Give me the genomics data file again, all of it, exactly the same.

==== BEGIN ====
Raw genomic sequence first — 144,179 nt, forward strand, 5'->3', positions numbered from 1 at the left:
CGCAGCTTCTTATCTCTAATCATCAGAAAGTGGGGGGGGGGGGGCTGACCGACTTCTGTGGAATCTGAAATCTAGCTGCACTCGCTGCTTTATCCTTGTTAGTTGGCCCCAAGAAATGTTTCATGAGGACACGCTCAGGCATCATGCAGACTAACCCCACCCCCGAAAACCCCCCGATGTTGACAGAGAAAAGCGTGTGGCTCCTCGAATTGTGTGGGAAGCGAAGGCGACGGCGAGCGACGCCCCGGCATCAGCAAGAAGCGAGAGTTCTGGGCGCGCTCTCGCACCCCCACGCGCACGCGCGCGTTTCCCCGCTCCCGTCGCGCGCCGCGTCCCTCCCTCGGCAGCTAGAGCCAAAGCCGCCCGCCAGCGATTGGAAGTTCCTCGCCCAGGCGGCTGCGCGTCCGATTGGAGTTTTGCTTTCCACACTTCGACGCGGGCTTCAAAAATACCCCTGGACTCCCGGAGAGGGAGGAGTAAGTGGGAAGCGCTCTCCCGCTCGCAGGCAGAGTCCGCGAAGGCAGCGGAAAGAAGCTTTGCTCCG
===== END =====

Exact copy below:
Raw genomic sequence first — 144,179 nt, forward strand, 5'->3', positions numbered from 1 at the left:
CGCAGCTTCTTATCTCTAATCATCAGAAAGTGGGGGGGGGGGGGCTGACCGACTTCTGTGGAATCTGAAATCTAGCTGCACTCGCTGCTTTATCCTTGTTAGTTGGCCCCAAGAAATGTTTCATGAGGACACGCTCAGGCATCATGCAGACTAACCCCACCCCCGAAAACCCCCCGATGTTGACAGAGAAAAGCGTGTGGCTCCTCGAATTGTGTGGGAAGCGAAGGCGACGGCGAGCGACGCCCCGGCATCAGCAAGAAGCGAGAGTTCTGGGCGCGCTCTCGCACCCCCACGCGCACGCGCGCGTTTCCCCGCTCCCGTCGCGCGCCGCGTCCCTCCCTCGGCAGCTAGAGCCAAAGCCGCCCGCCAGCGATTGGAAGTTCCTCGCCCAGGCGGCTGCGCGTCCGATTGGAGTTTTGCTTTCCACACTTCGACGCGGGCTTCAAAAATACCCCTGGACTCCCGGAGAGGGAGGAGTAAGTGGGAAGCGCTCTCCCGCTCGCAGGCAGAGTCCGCGAAGGCAGCGGAAAGAAGCTTTGCTCCG